Over the past couple of years, I've run Spyce under all of the
configuration methods. This is a report on my experiences in the hopes
it will be helpful to anyone else on the list (or others who read it in
the future). In particular, it is a report on how to run Spyce
similar to the way Tomcat runs JSPs. The docs set up Spyce to run like
PHP -- a very different animal from JSP.
As a veteran JSP (tomcat) programmer converted to Spyce, I struggled
with the pool and persistent objects. I created an application that
had shared object cache pool. I expected this shared pool to be
available to all pages, but to my surprise I found multiple instances
of the pool! There is no way to tell which pool you will get when a
For example, I programmed my web site with a Data Layer in between the
database and the spy pages. This was in typical MVC fashion, as is
often done in JSP. In particular, I needed to place both session and
user objects in the pool for future use. This way the user object only
has to be created once. When objects go unused for a specified amount
of time, they are removed from the cache. It is imperative that only
one cache exist. If two instances of Spyce exist in memory, two caches
will exist and two identical user objects will exist. Changes to one
user object will not be reflect in the other, and the two overwrite
Here's how each method of running Spyce does persistence:
mod_python -- Summary: mod_python runs spyce like PHP, not like JSP:
This is the "preferred" method of running Spyce according to the docs.
However, it runs several instances of the Spyce engine (both Apache and
mod_python do this). This is the preferred method of running Spyce *if
you need a PHP-like environment*. In other words, each call starts and
kills the page. No carryover between pages or even requests to the
same page can occur. Even the shared "pool" module will exist per
Spyce engine. Multiple pools will exist. So the pool is only good for
read-only objects, such as database connections. This method does not
work for JSP-like operation.
cgi -- Summary: cgi runs spyce like PHP, not like JSP:
This method runs the spyce engine from start to end for each page
called. Therefore, it is very similar to the mod_python method, with
even less persistence. The pool module is created and destroyed with
each page. Cgi is slow and inefficient anyway. This method does not
work for JSP-like operation.
fastcgi -- Summary: fastcgi runs spyce like PHP, but is able to run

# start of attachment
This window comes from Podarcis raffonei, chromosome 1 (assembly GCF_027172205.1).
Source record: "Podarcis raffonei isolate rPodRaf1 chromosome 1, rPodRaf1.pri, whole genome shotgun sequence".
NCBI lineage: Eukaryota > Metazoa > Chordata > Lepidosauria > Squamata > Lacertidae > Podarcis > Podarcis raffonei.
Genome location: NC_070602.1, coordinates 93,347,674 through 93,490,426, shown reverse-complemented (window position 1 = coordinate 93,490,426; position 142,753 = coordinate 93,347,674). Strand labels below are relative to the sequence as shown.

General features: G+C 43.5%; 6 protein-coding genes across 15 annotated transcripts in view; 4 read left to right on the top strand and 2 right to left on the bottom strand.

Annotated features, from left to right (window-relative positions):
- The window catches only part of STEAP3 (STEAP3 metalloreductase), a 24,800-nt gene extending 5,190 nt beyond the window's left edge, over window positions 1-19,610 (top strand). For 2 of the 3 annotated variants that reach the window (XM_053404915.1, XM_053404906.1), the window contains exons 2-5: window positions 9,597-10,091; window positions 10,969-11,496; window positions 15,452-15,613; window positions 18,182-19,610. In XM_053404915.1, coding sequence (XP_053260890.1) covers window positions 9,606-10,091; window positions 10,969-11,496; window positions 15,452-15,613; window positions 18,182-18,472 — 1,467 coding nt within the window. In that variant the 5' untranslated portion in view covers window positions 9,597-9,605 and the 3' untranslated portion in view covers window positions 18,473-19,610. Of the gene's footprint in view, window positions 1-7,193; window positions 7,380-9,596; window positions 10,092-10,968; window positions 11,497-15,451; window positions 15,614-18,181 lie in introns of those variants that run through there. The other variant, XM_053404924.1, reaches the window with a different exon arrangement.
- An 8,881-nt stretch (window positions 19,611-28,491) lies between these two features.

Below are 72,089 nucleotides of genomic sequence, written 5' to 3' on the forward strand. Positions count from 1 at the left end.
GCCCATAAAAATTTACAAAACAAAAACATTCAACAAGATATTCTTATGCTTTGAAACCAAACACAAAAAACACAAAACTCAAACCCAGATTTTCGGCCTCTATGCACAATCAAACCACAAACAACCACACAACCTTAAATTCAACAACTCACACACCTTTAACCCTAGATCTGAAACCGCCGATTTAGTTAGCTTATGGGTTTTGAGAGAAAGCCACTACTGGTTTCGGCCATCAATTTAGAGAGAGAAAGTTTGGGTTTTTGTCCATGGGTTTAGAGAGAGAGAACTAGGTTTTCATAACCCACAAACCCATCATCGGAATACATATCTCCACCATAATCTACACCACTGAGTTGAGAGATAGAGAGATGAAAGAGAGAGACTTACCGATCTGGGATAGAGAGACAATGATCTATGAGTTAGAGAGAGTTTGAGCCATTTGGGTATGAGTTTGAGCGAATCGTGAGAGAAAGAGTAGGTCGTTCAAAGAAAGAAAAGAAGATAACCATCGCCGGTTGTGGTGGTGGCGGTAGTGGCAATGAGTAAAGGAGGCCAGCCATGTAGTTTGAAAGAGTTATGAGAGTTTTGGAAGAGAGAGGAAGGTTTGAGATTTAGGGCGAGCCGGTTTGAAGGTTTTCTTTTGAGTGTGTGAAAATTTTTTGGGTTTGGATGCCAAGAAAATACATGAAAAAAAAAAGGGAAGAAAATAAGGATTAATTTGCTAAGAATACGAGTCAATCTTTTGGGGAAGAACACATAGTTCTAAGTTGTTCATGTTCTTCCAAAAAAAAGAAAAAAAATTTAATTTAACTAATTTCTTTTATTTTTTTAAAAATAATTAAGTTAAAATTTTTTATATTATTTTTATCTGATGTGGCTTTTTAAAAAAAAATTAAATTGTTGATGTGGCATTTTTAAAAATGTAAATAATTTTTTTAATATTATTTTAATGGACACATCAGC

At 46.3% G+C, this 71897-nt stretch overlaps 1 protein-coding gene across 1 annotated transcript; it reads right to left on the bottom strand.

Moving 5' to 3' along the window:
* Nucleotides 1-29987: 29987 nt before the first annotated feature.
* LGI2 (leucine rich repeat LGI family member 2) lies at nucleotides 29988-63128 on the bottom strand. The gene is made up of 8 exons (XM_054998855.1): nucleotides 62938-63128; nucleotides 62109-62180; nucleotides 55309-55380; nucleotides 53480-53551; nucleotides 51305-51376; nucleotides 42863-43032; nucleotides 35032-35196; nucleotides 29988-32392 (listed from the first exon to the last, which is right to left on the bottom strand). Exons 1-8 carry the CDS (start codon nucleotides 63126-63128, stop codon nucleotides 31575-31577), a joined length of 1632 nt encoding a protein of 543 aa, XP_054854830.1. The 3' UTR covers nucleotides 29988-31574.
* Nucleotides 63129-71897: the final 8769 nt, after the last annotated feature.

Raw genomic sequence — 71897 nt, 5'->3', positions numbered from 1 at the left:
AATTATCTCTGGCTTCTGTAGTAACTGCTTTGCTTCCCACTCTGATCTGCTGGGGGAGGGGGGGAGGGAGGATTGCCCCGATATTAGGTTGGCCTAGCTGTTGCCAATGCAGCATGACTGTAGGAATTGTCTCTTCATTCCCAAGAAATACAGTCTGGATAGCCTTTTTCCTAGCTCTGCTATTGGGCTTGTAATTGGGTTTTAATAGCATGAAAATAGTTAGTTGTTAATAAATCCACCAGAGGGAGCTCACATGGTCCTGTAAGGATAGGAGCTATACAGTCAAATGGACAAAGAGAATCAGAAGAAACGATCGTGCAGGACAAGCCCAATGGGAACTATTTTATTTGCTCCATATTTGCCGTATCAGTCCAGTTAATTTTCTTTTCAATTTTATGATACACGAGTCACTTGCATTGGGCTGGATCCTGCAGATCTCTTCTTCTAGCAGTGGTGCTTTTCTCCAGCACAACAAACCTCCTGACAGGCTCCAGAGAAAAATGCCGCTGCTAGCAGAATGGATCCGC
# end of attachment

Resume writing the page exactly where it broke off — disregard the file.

The fastcgi engine runs outside of Apache, so it has the ability to run
a single persistence engine. But by default, fastcgi will instantiate
multiple Spyce engines--very similar to mod_python. To overcome this,
add "-processes 1" to the FastCgiServer line in httpd.conf. This will
force the fcgi server to instantiate only one process, and hence only
one engine. In this mode, the pool module is shared across all pages
and all requests. Global variables are instantiated only once. This
is JSP-like behavior where a spy page can retain state across calls. I
used fastcgi for two years with a fair amount of success.
Fastcgi has some quirks that I found difficult to work with. The most
important one is the fastcgi server restarts itself at random
intervals, clearing the pool, global variables, caches, and so forth.
If you are keeping session objects in a shared cache, current users on
your site will have to log back in since the session objects are
cleared. I spent many hours tracing the fcgi code to figure out why it
did this. There are some errors in either fastcgi's C code or in the
fcgi module provided with Spyce that cause this to happen. If absolute
uptime is required without restarts, I would not use fastcgi.
Web server proxy - Summary: Great for JSP-like Spyce:
The proxy mode for Spyce uses mod_rewrite to redirect spyce requests to
a separate, running Spyce server. This is very similar to the way
Tomcat runs -- tomcat runs as a separate program, and a connector in
Apache reroutes requests to Tomcat. In other words, Apache and
Tomcat/Spyce talk to one another but run separately.
The drawback to this method is you have to set your server up to run
the Spyce server as a daemon separately. In Linux, you have to create
an /etc/init.d entry so Spyce runs as a regular service on the machine.
This isn't difficult, but it's not documented. I've posted a file to
http://warp.byu.edu/spyce_daemon.py that does this exact thing.
Although Spyce can already run as a daemon, the provided file is more
linux-like (with start, stop, and restart commands).
The benefit is you have total control over the Spyce engine. If you
turn on Spyce threading (spyce.conf), it runs quite fast. One of my
sites uses SSL. Apache decodes the SSL and forwards the request as
normal. Spyce doesn't know the difference, so no SSL support is
required in Spyce. It's great.
In summary, I suggest that developers who want to run Spyce like
JSP/tomcat should use the web server proxy mode. It has proven very
robust and fast for me. Apache takes care of all regular files, and
Spyce takes care of .spy files. Is it as fast as mod_python? I
haven't done testing on the two, but it feels just as fast. I suspect
a full test would show it a little behind mod_python, but not by far.
YMMV. I think something about the PHP vs. JSP modes in Spyce should be
discussed in the docs. Developers coming to Spyce may come from PHP or
from JSP, and the two are very different when it comes to persistence.
Each will expect a certain behavior. The ability to keep persistent
objects in memory is one of the primary reasons I don't use PHP (yes, I
know about shared memory modules, but they are a mess to set up in
PHP). Spyce, OTOH can do PHP or JSP style! I'd be happy to write up
a few paragraphs about it if Rimon wants.
Comments are welcome. Correct me if I'm wrong in any of this. Cheers.
Conan C. Albrecht, Ph.D.
Brigham Young University